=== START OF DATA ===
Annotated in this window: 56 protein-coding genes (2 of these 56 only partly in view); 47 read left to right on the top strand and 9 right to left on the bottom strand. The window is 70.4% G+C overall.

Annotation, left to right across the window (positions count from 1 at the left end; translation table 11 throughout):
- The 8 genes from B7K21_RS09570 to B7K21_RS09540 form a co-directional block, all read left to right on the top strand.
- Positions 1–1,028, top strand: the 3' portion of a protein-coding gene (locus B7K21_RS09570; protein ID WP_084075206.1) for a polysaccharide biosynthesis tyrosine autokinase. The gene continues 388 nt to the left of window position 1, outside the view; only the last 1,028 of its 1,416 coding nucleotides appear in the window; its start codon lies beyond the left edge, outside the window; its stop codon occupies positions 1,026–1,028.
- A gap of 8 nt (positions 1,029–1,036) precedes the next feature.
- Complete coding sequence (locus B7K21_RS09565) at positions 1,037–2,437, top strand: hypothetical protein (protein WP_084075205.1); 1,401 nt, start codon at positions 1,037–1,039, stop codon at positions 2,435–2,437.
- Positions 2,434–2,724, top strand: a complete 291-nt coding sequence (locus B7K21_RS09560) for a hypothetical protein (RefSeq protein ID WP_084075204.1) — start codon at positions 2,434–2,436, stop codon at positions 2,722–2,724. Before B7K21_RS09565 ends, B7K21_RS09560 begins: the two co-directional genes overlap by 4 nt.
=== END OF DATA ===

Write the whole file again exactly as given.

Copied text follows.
Annotated in this window: 56 protein-coding genes (2 of these 56 only partly in view); 47 read left to right on the top strand and 9 right to left on the bottom strand. The window is 70.4% G+C overall.

Annotation, left to right across the window (positions count from 1 at the left end; translation table 11 throughout):
- The 8 genes from B7K21_RS09570 to B7K21_RS09540 form a co-directional block, all read left to right on the top strand.
- Positions 1–1,028, top strand: the 3' portion of a protein-coding gene (locus B7K21_RS09570; protein ID WP_084075206.1) for a polysaccharide biosynthesis tyrosine autokinase. The gene continues 388 nt to the left of window position 1, outside the view; only the last 1,028 of its 1,416 coding nucleotides appear in the window; its start codon lies beyond the left edge, outside the window; its stop codon occupies positions 1,026–1,028.
- A gap of 8 nt (positions 1,029–1,036) precedes the next feature.
- Complete coding sequence (locus B7K21_RS09565) at positions 1,037–2,437, top strand: hypothetical protein (protein WP_084075205.1); 1,401 nt, start codon at positions 1,037–1,039, stop codon at positions 2,435–2,437.
- Positions 2,434–2,724, top strand: a complete 291-nt coding sequence (locus B7K21_RS09560) for a hypothetical protein (RefSeq protein ID WP_084075204.1) — start codon at positions 2,434–2,436, stop codon at positions 2,722–2,724. Before B7K21_RS09565 ends, B7K21_RS09560 begins: the two co-directional genes overlap by 4 nt.